OnStage Massachusetts Critic
Boston Ballet’s latest production features three very different, but equally challenging and stunning ballets. From a fast, classical ballet loaded with technique, to an incredibly intricate chorographical masterpiece, to an indescribable contemporary ballet, this production has something for each audience member to enjoy. And based on their response, Friday’s audience was certainly entertained.
The production started off with Donizetti Variations with choreography by George Balanchine © The George Balanchine Trust and music from Gaetano Donizetti’s opera Don Sebastian (1843). This twenty-six minute ballet features classic ballet technique and lovely costumes courtesy of Miami City Ballet. It is performed by a corps of six females and three males who dance all together as well as in small groups. There were moments, while in the small groups, where their timing lacked precision. When they began the ballet, it seemed as though some had just plastered a smile on their face and they were merely going through the motions. Their facial expressions improved during the ballet and though they were energetic, they lacked the exuberance. At one point, when a few ladies were standing on the side of the stage, they appeared to have “checked out” and forgotten that whether you’re dancing or not, if you’re on stage you need to be engaged and in character.
The pas de deux of this ballet was wonderfully danced by Ji Young Chae and Irlan Silva. Their up-tempo section was crisp and clean, while their adagio was smooth, fluid and perfectly controlled. They exhibited great partnering skills and superb musicality. Chae’s solo was spirited and fun. She completely lit up the stage displaying obvious joy in her expressions and movements. It was clear she was having a blast. Silva’s solo featured high jumps and boundless energy. Their turn sequences were very well done receiving applause from the audience. Together they were lovely to watch. Later when she (Chae) danced with Samivel Evans, Lawrence Rines, and Marcus Romeo, their dancing and expressions were sweet and playful. The audience, though not overly enthusiastic, seemed to enjoy this upbeat classical ballet.
The second ballet of the evening was Jiří Kylián’s Wings of Wax, and after seeing it, it is undoubtedly one of my favorite ballets performed by the company in recent memory. The choreography was amazingly complex and meticulous and mashed classical and contemporary ballet with various modern techniques and styles. The eight dancers: Rachele Buriassi, Dusty Button, Misa Kuranaga, Dalay Parrondo, Isaac Akiba, Roddy Doble, Lasha Khozashvili, and Patrick Yocum, performed with precision and immaculate musicality. The jumps were high, the turns were fast and every step was strongly executed. One of my favorite sections was when Misa Kuranaga, Isaac Akiba and Lasha Khozashvili danced together. They moved through each other and with each other with angular sharpness and a fantastic connection. The group as a whole danced perfectly in unison. The male solos included fast jumps and turns that flew across the stage. They were able to lift their partners with ease and the females, with complete trust, were tossed, turned, lifted and dragged about the stage. Each musical variation led to new emotional explorations and characterizations. It was fascinating to watch and captivating from start to finish. The dancers fully embodied their movement, the characters they were portraying and the stories they were telling. The audience highly enjoyed this ballet giving it a standing ovation and robust applause.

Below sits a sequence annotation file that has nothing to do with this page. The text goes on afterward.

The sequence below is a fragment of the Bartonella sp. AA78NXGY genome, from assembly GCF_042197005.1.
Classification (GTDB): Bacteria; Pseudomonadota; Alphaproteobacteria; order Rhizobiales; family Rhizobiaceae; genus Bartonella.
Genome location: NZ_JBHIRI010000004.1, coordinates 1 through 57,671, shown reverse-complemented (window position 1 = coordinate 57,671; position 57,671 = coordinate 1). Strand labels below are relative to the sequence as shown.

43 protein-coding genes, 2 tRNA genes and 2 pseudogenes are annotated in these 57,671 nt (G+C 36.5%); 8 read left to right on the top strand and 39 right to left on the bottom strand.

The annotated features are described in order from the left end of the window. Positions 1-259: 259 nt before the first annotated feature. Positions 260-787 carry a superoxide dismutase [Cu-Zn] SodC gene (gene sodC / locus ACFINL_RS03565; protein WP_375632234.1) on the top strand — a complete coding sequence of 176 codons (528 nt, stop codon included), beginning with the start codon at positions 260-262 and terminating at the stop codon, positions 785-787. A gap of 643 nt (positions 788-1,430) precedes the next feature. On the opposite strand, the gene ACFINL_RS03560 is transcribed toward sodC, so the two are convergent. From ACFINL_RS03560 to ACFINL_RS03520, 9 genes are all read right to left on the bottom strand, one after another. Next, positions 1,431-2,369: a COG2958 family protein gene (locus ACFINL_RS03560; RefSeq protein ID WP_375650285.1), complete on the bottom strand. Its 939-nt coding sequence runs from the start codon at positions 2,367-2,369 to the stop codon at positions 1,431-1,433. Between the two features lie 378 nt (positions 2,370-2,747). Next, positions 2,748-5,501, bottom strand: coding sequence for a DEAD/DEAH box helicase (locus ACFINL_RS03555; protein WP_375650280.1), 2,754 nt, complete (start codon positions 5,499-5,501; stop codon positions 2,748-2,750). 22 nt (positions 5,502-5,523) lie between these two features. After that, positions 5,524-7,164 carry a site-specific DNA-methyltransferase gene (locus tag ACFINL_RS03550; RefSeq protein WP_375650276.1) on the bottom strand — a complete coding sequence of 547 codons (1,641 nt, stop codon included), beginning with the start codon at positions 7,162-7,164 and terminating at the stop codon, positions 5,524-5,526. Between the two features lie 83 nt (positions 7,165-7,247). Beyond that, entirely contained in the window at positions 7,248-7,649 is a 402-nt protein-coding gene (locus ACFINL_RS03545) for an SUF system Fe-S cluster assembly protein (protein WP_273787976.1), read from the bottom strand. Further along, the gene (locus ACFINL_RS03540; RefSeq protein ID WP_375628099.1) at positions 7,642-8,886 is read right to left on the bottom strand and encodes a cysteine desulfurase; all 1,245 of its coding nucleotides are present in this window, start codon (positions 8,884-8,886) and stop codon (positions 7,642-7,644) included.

Alexander Ekman’s Cacti was the third and final ballet of the night and it was odd, amusing and unlike anything I have ever seen. I was mesmerized by not only the choreography, but the entire piece and everything it encompassed: the stunning dancers, the lighting, the string quartet on stage, the set design and of course the cacti. The movement was most often fast and intricate and varied: from following the music to following the spoken word. The duet between Dusty Button and Paul Craig featured a narration that was intended to be a conversation that took place in their heads. It was really cool and it captivated the audience who chuckled numerous times at what was being said and the movement that was paired to the narration. While it was not clear if the audience fully understood or appreciated this ballet, it was obvious that they enjoyed it, giving the dancers and musicians a standing ovation and hearty applause.
These three unique and beautiful ballets make for an enjoyable and entrancing two hours. © Kylián/Wings of Wax performs at the Boston Opera House (539 Washington St, Boston, MA) through April 2nd. Tickets and more information can be found at www.bostonballet.org or by calling the Box Office at 617-695-6955.
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Photo: Boston Ballet in Alexander Ekman's Cacti; photo by Rosalie O'Connor, courtesy of Boston Ballet.